Mega-herbivores are our major landscape architects in the region and are critical to the ecological processes of the savannah biome. Elephants have a controversial impact on the vegetation within the savannah biome and this is monitored along with their movement patterns and herd dynamics. This is a major focus of this project and we have partnered with the Save the Elephant Foundation and the Trans-boundary Elephant Research organisation for this purpose.

§  During this reporting period, 17 elephant sightings were recorded between October and December, with a noticeable absence of elephants for the past 24 days. The profile of elephants frequenting the area remains as young bulls with the odd breeding herd making an appearance. All sightings and documented according to the prescribed data-capture regime of the Save the Elephant Foundation. This includes several breeding herds and bulls. This data is handed on a regular basis to Drs. Henley. Much data was lost due to the lightening strike that destroyed our computer equipment.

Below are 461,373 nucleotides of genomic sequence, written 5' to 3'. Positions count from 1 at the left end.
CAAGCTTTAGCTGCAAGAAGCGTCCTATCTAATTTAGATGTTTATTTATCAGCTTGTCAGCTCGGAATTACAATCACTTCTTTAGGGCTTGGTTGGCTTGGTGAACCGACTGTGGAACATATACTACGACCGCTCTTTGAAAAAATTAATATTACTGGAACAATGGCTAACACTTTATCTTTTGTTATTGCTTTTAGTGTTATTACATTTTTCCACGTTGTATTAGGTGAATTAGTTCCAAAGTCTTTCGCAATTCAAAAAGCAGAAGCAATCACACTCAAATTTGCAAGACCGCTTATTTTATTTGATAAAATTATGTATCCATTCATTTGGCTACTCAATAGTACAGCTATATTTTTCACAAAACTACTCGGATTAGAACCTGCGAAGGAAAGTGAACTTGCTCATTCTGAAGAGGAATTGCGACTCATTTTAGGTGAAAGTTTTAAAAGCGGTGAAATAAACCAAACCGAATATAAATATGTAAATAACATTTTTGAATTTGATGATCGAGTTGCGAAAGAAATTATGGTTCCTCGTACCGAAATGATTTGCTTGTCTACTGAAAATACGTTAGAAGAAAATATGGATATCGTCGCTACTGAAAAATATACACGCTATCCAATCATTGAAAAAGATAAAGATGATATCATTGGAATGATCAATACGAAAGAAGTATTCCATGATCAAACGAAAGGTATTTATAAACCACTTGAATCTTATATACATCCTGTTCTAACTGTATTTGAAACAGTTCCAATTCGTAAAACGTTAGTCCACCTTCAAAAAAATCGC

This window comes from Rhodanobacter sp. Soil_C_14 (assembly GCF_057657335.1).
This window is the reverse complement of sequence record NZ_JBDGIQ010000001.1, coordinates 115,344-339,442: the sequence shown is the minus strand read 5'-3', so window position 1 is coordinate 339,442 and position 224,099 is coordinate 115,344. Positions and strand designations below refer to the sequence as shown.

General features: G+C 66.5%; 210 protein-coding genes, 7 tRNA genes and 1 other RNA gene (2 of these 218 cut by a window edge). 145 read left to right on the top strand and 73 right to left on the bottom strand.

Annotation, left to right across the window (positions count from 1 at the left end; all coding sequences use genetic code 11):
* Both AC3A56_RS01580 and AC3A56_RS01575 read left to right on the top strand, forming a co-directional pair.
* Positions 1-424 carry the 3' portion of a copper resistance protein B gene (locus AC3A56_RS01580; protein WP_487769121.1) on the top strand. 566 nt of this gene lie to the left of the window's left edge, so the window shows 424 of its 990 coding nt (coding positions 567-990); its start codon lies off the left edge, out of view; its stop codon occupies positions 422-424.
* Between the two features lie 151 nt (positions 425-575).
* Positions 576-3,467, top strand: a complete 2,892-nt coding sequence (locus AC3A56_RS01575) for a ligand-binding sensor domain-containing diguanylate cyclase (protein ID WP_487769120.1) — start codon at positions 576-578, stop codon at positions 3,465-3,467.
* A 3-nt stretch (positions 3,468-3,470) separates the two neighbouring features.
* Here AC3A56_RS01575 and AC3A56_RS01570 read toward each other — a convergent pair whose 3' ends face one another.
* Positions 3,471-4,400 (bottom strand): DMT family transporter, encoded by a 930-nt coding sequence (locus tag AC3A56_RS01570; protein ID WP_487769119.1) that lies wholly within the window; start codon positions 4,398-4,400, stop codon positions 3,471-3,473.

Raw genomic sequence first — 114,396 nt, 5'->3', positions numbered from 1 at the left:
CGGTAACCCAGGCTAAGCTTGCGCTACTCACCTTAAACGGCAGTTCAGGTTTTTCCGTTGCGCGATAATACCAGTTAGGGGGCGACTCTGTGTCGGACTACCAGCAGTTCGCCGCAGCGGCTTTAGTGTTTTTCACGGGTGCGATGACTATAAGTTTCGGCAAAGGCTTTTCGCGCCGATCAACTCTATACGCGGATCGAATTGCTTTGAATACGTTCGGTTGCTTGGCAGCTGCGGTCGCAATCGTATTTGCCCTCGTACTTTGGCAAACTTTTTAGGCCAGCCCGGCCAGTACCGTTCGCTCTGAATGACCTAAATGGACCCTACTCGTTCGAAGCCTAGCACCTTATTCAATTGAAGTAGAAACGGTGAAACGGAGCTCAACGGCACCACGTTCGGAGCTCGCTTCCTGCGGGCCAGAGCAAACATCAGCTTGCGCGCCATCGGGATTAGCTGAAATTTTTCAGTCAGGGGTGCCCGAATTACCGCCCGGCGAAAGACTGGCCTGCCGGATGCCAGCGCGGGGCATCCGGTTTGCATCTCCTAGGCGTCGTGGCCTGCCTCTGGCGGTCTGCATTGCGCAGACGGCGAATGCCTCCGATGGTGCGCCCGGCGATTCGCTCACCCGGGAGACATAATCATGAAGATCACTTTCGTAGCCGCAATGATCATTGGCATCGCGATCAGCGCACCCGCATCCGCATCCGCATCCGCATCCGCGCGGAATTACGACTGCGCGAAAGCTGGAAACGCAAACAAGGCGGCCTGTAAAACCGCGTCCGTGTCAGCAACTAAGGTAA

Table 6. An example of the field – data – capture forms utilised for the elephant sightings.

 

Date

6-Dec-09

Time

1700

Location

Pondoro (S 24.18436 / E 030.94137)

Social structure

Bulls

Number in group

4

Individual Elephant info

Elephant ID 1

Elephant ID 2

Sex (bull/cow)

Bull

Bull

Size (small/medium/large)

Large

Medium

*Musth/Nonmusth

BM

0

Tameness index (1/2/3/4)

3

2

Age estimate

> 35

28

Sequence of animals

 

 

Code

LE

RE

Ft

Tk

LE

RE

Ft

Tk

Photo number

 

 

 

 

 

 

 

 

Number of photos taken